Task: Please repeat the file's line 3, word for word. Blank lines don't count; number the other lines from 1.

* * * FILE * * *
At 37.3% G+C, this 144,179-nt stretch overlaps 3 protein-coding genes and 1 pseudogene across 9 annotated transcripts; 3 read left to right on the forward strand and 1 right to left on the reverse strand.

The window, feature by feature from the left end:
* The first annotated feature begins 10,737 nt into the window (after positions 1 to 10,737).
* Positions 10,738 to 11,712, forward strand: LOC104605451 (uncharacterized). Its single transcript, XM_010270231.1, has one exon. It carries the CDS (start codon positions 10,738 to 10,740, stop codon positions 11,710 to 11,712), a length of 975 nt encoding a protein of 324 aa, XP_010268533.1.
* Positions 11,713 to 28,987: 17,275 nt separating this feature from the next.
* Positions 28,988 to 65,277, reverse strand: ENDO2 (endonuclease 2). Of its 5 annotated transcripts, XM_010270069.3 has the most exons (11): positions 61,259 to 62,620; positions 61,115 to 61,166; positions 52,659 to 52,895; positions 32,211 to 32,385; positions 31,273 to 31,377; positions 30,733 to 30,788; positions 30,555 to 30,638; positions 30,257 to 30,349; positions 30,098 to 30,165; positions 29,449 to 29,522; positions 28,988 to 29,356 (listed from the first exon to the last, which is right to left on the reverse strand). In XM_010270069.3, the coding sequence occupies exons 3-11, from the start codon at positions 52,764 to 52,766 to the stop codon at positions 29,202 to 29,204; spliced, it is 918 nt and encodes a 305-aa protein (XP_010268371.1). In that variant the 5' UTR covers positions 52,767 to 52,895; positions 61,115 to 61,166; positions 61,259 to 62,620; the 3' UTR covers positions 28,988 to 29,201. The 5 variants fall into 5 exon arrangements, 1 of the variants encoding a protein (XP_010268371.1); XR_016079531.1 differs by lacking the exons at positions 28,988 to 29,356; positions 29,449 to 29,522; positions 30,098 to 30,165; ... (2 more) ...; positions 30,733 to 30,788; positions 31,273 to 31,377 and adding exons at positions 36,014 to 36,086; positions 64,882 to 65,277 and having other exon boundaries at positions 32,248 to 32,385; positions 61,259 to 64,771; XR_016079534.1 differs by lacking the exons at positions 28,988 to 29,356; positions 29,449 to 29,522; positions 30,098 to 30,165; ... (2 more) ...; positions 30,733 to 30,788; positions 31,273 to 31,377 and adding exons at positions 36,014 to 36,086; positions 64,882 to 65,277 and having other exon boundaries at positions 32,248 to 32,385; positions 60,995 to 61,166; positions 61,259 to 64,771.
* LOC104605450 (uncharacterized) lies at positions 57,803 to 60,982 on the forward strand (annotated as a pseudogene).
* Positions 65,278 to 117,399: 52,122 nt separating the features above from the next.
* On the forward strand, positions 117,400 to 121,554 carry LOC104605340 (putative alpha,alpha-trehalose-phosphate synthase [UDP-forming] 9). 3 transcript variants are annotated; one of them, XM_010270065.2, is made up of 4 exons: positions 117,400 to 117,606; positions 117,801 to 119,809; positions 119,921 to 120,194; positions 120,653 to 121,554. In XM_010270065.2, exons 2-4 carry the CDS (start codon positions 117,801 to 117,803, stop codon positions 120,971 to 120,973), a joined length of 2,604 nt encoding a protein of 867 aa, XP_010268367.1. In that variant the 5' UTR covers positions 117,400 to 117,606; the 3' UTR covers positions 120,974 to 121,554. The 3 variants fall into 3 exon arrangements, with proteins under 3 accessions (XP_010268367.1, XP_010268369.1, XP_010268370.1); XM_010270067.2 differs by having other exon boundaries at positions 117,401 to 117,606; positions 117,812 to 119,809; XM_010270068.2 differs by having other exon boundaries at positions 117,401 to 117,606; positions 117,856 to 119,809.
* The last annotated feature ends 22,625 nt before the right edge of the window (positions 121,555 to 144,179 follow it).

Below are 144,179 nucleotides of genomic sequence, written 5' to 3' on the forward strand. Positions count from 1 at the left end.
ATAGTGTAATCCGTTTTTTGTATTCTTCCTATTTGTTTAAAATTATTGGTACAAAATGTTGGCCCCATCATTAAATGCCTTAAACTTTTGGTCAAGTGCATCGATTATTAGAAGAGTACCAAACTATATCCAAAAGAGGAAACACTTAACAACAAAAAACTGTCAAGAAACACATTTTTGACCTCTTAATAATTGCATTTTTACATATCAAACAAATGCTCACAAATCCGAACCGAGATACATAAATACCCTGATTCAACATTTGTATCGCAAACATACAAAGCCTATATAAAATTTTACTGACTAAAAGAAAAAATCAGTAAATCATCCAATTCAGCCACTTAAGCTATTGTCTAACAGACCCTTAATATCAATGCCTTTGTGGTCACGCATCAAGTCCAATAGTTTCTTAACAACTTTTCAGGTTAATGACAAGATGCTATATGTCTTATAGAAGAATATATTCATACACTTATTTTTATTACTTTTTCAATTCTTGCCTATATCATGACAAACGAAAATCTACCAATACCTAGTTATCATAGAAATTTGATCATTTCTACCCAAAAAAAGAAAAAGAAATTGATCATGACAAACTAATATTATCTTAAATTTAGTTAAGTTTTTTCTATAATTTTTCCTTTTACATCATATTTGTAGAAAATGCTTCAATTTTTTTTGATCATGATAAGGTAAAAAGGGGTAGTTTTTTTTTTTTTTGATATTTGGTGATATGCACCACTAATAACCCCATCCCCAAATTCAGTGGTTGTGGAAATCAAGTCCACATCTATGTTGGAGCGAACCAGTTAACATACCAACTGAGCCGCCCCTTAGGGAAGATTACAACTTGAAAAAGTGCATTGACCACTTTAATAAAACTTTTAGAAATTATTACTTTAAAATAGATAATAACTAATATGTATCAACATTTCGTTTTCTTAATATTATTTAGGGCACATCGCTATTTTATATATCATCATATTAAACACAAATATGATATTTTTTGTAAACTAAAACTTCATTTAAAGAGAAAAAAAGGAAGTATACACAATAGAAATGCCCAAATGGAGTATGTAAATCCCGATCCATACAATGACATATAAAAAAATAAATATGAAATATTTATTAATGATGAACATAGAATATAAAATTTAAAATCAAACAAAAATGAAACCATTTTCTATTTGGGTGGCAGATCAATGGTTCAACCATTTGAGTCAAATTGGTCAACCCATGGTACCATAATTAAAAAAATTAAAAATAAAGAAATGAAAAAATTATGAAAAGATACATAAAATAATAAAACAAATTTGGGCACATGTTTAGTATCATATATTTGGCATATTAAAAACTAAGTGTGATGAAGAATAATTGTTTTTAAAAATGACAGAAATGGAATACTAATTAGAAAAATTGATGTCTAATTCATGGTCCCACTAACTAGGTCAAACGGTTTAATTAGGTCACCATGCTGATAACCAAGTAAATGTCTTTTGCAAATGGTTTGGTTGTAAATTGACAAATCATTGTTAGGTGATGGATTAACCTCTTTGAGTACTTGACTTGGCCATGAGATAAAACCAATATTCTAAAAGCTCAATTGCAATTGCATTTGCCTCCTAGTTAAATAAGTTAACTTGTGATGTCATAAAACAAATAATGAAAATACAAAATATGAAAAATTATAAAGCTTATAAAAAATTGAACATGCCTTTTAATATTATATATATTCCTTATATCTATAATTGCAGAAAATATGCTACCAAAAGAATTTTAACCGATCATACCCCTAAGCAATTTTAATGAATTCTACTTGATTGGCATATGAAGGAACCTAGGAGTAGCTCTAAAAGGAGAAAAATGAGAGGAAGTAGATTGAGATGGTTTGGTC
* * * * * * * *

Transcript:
* The first annotated feature begins 10,737 nt into the window (after positions 1 to 10,737).